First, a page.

Religious Sites in Bukhara

Religious Sites in Bukhara, Uzbekistan

Religious Sites in Bukhara

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  • Jurgen B
    Brussels, Belgium2,852 contributions
    5.0 of 5 bubbles
    Since you can't get in, you might think that by looking at a picture you can see how it is. Think again. Standing in front of it, day or night, is something special.
    Written 20 June 2024
    This review is the subjective opinion of a Tripadvisor member and not of Tripadvisor LLC. Tripadvisor performs checks on reviews.
  • Jurgen B
    Brussels, Belgium2,852 contributions
    5.0 of 5 bubbles
    This really is a grand building, and you can get a good impression from the entry hall, if you behave decently, but even better from the side entrance, where you can talk to students. From the doorway, that is. Don't wear hotpants like the stupid girl I saw doing. Respect the local culture.
    Written 20 June 2024
    This review is the subjective opinion of a Tripadvisor member and not of Tripadvisor LLC. Tripadvisor performs checks on reviews.
  • Jurgen B
    Brussels, Belgium2,852 contributions
    4.0 of 5 bubbles
    I've seen better. Especially talking about the interior. The courtyard is superb though. And the facade too. Mihrab was disappointingly kitschy
    Written 20 June 2024
    This review is the subjective opinion of a Tripadvisor member and not of Tripadvisor LLC. Tripadvisor performs checks on reviews.
  • Jurgen B
    Brussels, Belgium2,852 contributions
    5.0 of 5 bubbles
    The best madrassa in town. Why? For its facade? No. For its courtyard? No. But for the unrestaured beautiful little mosque where almost no tourist enters because it is the only room for which you need to pay and it is announced as the museum of woorcarving.
    Written 20 June 2024
    This review is the subjective opinion of a Tripadvisor member and not of Tripadvisor LLC. Tripadvisor performs checks on reviews.
  • starlightShanghai
    Victoria, Canada4,602 contributions
    4.0 of 5 bubbles
    This beautiful building is the former Maghak-i 'Attari Mosque, now a carpet museum. Didn’t bother going in. Just relaxed on a bench in the shade and tried counting the huge number of tourists all trying to squeeze into the place. Beautiful building and gorgeous surrounding area.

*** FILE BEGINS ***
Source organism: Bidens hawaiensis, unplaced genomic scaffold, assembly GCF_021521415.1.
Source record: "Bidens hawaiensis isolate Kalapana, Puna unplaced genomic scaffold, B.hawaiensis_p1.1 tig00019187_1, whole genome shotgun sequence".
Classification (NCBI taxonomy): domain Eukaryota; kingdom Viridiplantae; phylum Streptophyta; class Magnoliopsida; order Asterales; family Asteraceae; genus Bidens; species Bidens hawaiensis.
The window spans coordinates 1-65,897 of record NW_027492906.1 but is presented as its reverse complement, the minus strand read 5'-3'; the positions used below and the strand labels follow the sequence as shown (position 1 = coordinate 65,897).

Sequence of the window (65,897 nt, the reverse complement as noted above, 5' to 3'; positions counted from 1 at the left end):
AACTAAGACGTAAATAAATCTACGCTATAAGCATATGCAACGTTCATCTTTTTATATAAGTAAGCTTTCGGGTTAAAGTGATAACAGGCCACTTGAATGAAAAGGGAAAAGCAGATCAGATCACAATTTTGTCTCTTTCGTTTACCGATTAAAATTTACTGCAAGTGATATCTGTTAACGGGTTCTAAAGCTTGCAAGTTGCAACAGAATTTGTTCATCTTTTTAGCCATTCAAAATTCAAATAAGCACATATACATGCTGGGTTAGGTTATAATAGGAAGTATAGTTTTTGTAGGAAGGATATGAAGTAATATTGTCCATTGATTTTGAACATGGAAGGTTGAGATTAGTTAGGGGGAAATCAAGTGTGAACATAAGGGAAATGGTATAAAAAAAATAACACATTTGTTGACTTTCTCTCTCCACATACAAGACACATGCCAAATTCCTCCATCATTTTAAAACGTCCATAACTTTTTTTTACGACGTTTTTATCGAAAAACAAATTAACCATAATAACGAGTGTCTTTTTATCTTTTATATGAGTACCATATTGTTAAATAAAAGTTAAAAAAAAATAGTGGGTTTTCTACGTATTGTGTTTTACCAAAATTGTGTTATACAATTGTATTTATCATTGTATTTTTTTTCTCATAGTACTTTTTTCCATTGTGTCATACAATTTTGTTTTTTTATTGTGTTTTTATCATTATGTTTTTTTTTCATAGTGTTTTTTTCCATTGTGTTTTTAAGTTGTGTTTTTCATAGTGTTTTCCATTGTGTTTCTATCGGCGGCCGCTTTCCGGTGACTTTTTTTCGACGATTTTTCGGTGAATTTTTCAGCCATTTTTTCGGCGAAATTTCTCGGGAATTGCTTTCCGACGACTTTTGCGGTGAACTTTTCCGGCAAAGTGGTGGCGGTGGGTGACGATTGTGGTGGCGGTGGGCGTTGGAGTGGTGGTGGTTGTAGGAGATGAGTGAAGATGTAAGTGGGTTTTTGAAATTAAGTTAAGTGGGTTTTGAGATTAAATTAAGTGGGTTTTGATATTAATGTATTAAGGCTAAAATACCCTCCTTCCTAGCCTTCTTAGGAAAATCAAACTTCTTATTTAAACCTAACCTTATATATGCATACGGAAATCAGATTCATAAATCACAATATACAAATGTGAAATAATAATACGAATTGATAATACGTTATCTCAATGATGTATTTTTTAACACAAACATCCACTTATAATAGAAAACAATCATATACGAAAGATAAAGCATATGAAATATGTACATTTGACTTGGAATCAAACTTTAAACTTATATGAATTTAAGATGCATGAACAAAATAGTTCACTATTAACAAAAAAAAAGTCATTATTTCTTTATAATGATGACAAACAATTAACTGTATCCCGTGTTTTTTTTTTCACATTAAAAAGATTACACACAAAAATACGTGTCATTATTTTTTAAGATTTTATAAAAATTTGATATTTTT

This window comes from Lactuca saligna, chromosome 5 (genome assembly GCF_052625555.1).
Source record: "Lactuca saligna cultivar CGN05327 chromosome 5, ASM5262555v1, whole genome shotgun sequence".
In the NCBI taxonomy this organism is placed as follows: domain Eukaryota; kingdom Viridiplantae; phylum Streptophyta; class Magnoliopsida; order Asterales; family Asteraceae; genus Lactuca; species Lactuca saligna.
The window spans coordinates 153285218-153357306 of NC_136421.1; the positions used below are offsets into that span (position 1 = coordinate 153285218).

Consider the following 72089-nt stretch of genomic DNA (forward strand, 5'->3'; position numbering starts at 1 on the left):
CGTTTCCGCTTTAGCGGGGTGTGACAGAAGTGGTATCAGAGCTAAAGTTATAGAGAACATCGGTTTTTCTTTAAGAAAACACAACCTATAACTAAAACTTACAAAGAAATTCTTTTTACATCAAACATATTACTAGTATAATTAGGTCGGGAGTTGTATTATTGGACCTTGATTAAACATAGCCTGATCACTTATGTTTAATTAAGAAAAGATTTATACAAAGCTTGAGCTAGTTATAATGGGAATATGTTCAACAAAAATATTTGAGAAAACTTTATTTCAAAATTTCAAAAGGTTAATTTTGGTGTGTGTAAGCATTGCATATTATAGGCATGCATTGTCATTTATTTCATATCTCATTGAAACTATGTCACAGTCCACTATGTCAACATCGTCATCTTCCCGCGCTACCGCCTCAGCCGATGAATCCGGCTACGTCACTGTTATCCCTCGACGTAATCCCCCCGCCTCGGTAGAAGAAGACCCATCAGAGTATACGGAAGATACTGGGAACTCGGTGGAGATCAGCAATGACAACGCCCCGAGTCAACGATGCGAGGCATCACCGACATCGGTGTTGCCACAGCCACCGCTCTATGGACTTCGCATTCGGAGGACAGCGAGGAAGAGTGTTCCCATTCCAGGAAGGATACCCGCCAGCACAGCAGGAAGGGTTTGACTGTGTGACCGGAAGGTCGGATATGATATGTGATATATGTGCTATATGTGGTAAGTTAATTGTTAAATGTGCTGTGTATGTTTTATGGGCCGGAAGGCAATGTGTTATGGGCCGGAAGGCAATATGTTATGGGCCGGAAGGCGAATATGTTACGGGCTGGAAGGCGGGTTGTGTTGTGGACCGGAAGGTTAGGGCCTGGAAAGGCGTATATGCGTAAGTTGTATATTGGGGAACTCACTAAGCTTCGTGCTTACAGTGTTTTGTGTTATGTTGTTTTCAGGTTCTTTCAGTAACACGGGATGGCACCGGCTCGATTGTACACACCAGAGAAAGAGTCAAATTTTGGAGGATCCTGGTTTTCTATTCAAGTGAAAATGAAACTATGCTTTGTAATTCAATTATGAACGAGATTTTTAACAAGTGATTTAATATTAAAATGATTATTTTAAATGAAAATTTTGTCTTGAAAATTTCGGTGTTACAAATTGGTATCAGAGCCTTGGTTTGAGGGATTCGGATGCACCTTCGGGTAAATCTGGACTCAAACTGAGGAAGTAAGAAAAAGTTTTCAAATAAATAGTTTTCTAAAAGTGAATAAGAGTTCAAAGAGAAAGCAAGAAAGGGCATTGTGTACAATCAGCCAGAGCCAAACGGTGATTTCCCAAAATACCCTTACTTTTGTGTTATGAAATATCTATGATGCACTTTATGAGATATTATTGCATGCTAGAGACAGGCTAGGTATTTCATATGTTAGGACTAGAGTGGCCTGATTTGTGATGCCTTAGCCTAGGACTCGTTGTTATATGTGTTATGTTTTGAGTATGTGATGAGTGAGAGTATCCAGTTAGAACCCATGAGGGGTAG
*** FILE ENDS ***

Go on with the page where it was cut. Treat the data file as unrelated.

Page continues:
Written 27 September 2023
    This review is the subjective opinion of a Tripadvisor member and not of Tripadvisor LLC. Tripadvisor performs checks on reviews.
  • Jurgen B
    Brussels, Belgium2,852 contributions
    4.0 of 5 bubbles
    The big one is closed. For restoration I suppose. The small one is free to entry and has some good shop inside (very expensive copper)
    Written 20 June 2024
    This review is the subjective opinion of a Tripadvisor member and not of Tripadvisor LLC. Tripadvisor performs checks on reviews.
  • Andrew M
    7,541 contributions
    4.0 of 5 bubbles
    The Baland Mosque is also known as the "upper mosque". We had heard that the interior was breathtaking, but it was unfortunately closed when we visited. It is a short walk from the town center on Mirdustim Street, then head south on Tinchlik Tor Street and on reaching the intersection with T. Zokhidov Street, the mosque will be seen. There are fir trees planted outside the gate, and the gateway is in the shape of a portal with a central arch on which there is a dome. There are columns on either side of the portal shape, which are topped by an arched cover which was also on the dome. Persian script and the use of blue and yellow designs was a prominent feature of the entrance area.

    The mosque had five exterior wooden columns which were similar to those used in Chinese Dungan mosques. It is said to have been built in the 16th century. The mosque was complimented by a small well with a tin grey roof. A new brick building was being constructed to the right of the mosque. There were plaques near to the entrance which stated the year of construction and the times of prayer, which are shown on clock faces. If you walk on the narrow road to the left of the mosque, there is a grape vine which provides shade.

    We were disappointed at not gaining entry to the mosque, but appreciated it's external beauty, particularly the sculpted columns. We were able to visit the Khalifa Khudoydod Jomeh Mosque which is a short walk west of this site on Bakhoristan Street which has similar wooden sculpted columns. If you are interested in sardobas, there is one at the rear of the Jomeh mosque and another at the nearby school compound. If you continue south on Havzi Nav Street, the Juibori Kalon Madrassah, Volidai Abdulaziz Khan Mosque and Karakul gate may be visited.